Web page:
Album Review: Mainstream Hip-Hop Makes Room for Maxo Kream on Brandon Banks

Among the best and biggest-hearted rap albums of the summer




The Lowdown: Six years ago, the eminently deserving Maxo Kream scored a minor hit with “Whitney Houston”. In so doing, he exposed just how porous conventional wisdom can be. It had previously been assumed that there was no place in mainstream hip-hop for a husky-voiced, non-photogenic Houston street rapper with a deficit of social graces (“When we meet, it’s execution,” he warned), but Kream has since dispelled that fiction and then some.

The beats on new album Brandon Banks are hard-knocking and stimulated by adrenaline, even though, like many rappers today, Kream is helpless to resist the occasional foo-foo orchestral flourish. But don’t be misled: Kream doesn’t merely churn out caustic gangsta rap or frivolous booty chatter. He rhymes eclectically about gambling addiction (“8 Figures”), teenage motherhood (“Brenda”), and his previous life as a hapless sandwich maker at Panera (“Pray 2 the Dope”). Through it all, Kream remains sensitive, insightful, and unsparingly self-critical while also forgiving of others.

The Good: Many, if not most, rappers under a certain age are cavalierly dismissive of their forebears. When it comes to Kream, you can forget all that ageist pablum; this guy is downright reverent. He has David Banner’s incandescent indignation, Chamillionaire’s pitter-patter flow, and Scarface’s quenchless enthusiasm for storytelling.

What distinguishes Kream is his severe bullshit detector — possibly the severest in all of hip-hop. Kream is a lot of fun when he wants to be — he gets extra loose on “Spice Ln.”, which Zaytoven sloshes with Casio keyboard goodness — but he’s equally amenable to introspection. On last year’s “Roaches”, Kream, a Hurricane Harvey survivor, called attention to racial disparities in disaster preparedness. On Brandon Banks highlight “Meet Again”, he gently admonishes his thieving, drug-dependent elder brother. “Dairy Ashford Bastard” pays loving tribute to Kream’s father while still holding Dad accountable for his myriad abuses and infidelities.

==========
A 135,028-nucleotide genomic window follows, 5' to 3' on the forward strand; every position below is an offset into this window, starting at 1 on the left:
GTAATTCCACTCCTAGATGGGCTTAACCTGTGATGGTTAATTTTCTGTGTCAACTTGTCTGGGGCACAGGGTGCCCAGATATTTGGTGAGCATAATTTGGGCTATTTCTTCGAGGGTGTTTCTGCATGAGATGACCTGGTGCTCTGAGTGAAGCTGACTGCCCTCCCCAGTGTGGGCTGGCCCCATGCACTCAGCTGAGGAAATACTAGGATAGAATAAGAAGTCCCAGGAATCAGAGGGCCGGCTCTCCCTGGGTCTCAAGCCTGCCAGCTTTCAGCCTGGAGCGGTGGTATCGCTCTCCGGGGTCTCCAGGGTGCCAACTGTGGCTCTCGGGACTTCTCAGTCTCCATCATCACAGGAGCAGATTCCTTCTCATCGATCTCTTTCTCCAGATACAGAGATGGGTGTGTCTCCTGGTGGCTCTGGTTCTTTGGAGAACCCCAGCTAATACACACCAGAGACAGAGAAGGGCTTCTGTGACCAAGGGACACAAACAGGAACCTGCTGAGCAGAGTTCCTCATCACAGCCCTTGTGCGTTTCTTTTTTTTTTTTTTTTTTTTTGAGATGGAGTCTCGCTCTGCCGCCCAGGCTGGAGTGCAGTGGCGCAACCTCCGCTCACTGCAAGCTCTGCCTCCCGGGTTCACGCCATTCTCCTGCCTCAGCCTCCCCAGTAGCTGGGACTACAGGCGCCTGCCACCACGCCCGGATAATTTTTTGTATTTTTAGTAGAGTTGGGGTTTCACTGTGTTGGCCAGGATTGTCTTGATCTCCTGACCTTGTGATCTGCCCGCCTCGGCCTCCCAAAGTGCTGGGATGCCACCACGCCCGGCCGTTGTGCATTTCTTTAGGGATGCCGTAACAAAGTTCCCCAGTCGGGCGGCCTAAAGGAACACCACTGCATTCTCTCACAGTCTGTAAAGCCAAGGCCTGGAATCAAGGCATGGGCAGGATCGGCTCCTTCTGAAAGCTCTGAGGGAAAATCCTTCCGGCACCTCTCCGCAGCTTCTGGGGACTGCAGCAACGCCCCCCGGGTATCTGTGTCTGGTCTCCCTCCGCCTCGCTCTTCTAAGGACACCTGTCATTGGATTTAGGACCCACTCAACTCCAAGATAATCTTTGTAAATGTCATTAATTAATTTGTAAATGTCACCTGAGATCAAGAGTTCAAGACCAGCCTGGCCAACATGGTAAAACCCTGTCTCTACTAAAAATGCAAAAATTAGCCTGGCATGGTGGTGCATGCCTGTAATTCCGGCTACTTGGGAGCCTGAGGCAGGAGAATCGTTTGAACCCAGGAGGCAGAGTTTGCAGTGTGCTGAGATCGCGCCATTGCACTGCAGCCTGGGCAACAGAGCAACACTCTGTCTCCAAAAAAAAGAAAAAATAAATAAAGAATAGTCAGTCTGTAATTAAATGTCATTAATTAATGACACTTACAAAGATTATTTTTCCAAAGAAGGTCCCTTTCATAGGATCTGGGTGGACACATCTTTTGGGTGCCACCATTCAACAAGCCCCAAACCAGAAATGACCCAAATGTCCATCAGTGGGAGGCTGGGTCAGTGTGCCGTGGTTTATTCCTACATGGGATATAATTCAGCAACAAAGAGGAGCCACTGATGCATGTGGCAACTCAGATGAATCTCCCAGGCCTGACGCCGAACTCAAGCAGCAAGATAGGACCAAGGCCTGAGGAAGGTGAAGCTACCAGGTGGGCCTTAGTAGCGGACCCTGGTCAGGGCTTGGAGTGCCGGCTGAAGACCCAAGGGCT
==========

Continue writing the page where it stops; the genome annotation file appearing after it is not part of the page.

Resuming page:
The Bad: Kream carries a track so ably that he doesn’t need friends, particularly not friends like these: the most diplomatic description of ScHoolboy Q and A$AP Ferg is “highly performative.” To put it less charitably, their histrionics disrupt Kream’s momentum. Also unwelcome is the bone-lazy Travis Scott, who contributes nothing of import to “The Relays”. As tempting as it surely is to parade his deep contacts in the upper echelons of hip-hop, Kream should resist that urge in the future. Though he shouldn’t ditch Megan Thee Stallion—her toe-curling eroticism is the best part of “She Live”.

The Verdict: Times have changed since “Whitney Houston”. The snarling enfant terrible with a go-it-alone attitude is now a mentally and emotionally grounded 29-year-old capable of cherishing his loved ones. Without question, Brandon Banks is among the best and biggest-hearted rap albums of the summer. It can be summed up in three words: “Family uber alles.”

Essential Tracks: “Dairy Ashford Bastard”, “Meet Again”, and “Spice Ln.”